IT Governance (ITG if you love acronyms) is all about making sure that the technology systems within an organization are working efficiently and effectively to support business operations and strategic goals. It is no longer just about making sure the enterprise resource planning (ERP) and finance systems are in place. Now that IT has become entwined into all aspects of business operations, a more complex governance structure needs to be put in place to oversee IT-related things. With this, for many healthcare organizations we are starting to see IT governance models emerge from under the corporate structure to sit alongside both corporate and clinical governance with more equal footing.
The collection of rules, guiding principles, processes, roles, and responsibilities that are put in place to support an organization's IT efforts should encompass each of the five categories below. Addressing these elements, while ensuring close alignment with the corporate and clinical governance models and processes, will help to set a strong foundation for the culture and ethics necessary for the organization to thrive.
A significant portion of any IT governance model should be focused on strategy. Technology continues to evolve at a rapid pace and the number of connected systems seems to just keep growing. Effective governance in this category focuses on making sure that the organization stays informed on all aspects that relate to future goals. A decision making structure with clear levels of responsibility should be put in place to identify the priority and sequence for all IT initiatives that are to be undertaken. The strategy component must have sufficient overlap with the corporate and clinical governance models to ensure alignment between the three is always maintained.
Knowing which IT initiatives to work on is just one part of the puzzle. IT governance also needs a structure to support the implementation and execution of policies, processes, and controls that will ensure value is being delivered to the business. Investments in IT infrastructure and project initiatives are usually significant in value. A strong governance model will make sure that business objectives are kept at the forefront and than the funding allocations that are made provide value and a reasonable return on investment (ROI) for the organization.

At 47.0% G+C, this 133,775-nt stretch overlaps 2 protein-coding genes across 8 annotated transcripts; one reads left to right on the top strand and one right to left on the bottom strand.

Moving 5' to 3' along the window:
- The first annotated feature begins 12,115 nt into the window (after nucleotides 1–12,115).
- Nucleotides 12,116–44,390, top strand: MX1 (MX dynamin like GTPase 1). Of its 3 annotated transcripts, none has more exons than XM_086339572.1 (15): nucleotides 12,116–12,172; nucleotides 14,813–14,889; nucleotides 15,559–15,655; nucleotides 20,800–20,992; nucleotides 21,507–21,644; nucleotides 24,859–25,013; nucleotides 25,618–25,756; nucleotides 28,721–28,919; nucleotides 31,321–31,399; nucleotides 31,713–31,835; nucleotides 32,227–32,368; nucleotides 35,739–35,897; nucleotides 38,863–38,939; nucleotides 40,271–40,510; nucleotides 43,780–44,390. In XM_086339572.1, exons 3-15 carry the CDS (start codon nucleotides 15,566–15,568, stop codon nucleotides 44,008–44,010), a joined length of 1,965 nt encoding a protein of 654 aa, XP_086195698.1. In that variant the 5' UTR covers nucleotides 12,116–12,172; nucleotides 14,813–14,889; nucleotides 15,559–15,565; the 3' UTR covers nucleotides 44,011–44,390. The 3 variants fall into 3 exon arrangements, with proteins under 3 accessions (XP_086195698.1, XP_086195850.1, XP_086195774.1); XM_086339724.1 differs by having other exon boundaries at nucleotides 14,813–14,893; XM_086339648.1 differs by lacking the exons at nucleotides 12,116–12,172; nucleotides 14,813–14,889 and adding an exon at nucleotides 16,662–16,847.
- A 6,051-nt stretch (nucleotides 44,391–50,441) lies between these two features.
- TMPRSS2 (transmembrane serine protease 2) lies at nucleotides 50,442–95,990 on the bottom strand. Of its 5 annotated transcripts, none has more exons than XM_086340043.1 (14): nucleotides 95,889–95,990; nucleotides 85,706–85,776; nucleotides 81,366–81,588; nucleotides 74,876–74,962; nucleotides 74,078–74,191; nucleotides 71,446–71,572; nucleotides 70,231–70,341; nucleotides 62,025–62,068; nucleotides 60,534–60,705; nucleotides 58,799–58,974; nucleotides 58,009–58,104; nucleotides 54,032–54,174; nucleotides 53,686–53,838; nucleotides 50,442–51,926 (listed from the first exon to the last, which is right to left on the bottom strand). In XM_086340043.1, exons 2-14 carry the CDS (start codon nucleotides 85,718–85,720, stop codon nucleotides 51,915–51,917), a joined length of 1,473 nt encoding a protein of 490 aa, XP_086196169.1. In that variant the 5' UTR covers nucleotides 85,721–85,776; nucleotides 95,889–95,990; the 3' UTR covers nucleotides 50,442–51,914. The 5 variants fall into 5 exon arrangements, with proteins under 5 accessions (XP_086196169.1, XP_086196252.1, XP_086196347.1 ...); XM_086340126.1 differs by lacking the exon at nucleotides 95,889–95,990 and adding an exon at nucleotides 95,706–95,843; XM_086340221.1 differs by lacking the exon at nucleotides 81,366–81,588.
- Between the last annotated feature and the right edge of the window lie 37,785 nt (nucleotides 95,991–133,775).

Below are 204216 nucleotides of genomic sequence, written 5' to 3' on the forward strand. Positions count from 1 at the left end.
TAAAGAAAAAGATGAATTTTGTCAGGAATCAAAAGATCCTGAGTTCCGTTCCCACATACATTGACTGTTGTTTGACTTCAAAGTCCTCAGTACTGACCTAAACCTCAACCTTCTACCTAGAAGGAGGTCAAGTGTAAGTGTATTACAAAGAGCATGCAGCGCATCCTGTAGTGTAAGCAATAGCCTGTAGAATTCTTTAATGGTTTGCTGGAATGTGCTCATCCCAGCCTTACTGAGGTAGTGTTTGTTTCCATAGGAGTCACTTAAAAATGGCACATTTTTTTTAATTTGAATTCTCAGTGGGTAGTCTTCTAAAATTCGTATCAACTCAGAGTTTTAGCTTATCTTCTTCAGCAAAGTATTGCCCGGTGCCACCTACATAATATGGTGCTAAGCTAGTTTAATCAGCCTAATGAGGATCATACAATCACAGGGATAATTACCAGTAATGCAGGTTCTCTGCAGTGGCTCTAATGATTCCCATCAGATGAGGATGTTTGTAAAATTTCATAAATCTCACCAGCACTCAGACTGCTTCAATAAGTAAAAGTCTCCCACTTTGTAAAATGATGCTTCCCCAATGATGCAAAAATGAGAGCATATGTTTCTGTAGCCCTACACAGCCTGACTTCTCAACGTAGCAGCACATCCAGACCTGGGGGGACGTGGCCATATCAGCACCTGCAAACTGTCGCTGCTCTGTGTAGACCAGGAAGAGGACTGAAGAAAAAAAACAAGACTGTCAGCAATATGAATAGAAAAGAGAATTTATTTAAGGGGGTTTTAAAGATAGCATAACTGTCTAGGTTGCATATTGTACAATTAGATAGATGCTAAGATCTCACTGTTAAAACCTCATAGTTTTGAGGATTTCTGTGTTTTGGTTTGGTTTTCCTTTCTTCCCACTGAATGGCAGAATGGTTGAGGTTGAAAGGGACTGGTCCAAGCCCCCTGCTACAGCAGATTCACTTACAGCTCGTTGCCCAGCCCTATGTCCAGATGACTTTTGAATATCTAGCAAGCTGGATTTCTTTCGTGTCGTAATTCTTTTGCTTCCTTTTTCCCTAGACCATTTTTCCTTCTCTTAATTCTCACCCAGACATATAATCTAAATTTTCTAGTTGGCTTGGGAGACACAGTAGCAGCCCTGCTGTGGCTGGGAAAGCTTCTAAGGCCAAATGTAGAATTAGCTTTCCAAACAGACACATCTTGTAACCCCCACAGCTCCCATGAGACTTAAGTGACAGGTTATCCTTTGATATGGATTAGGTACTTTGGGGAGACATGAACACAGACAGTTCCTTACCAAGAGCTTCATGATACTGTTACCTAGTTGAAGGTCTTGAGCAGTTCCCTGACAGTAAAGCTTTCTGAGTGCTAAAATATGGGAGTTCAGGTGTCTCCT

IT risk management is a broad topic in healthcare organizations. It encompasses not only the decisions around how data will be entered, stored, and shared; but also the role IT systems will play in supporting clinical care activities. The privacy, security, and the ethical use of systems are all components that IT governance models cannot afford to overlook. Processes, policies, and accountability structures must be put in place to monitor and control the IT decisions that are being made in each of these areas.
It is critical to have the decision-making and accountability structure set up in a way that will leverage the right knowledge and skillsets for each type of decision that needs to be make in the risk management category. Enterprise-wide, high organizational risk elements, decisions should be the responsibility of those fairly high up in the corporate structure. However, for tactical application-level decisions the responsible party needs to be close enough to the team who understands the technical details to make the right call. For risk management in IT governance to be successful, transparency and open communication are required within the model and across to the clinical and corporate connection points.
Performance & Outcomes
One of the components of IT governance that often gets overlooked is the performance and outcomes section. It is not that these are completely ignored by healthcare organizations, it's that a number of entities tend to focus attention on project specific outcomes instead. A strong IT governance model should be structured in a way that allows for repeatable effective and efficient decision making. One that will institutionalize best practices around all things related to IT. To make sure that the model is on the right path, there should be review processes, ongoing learning and development, and feedback loops put in place to assess its effectiveness. Far too often, when an IT governance model is falling short in some capacity, the response by organizations is not to assess performance and adjust. Instead, they tend to simply add in more committees, additional processes, or drastically overhaul entire sections of the structure to 'try again'.
The resourcing aspect of IT governance is all about making sure that the right people are in place to make decisions on the implementation, use, and allocation of IT assets. The decision makers need to have clear lines of accountability and defined connection points to both corporate and clinical org structures.
The resourcing aspect is also focused on making sure resources are made available to deliver on the expectations and goals that have been set by the organization. This includes the allocation of IT staff, clinicians, and administrators to technology-related initiatives; as well as the allocation of IT infrastructure to operational and project activities. (HR activities and non-IT infrastructure elements typically remain under the corporate governance structure.)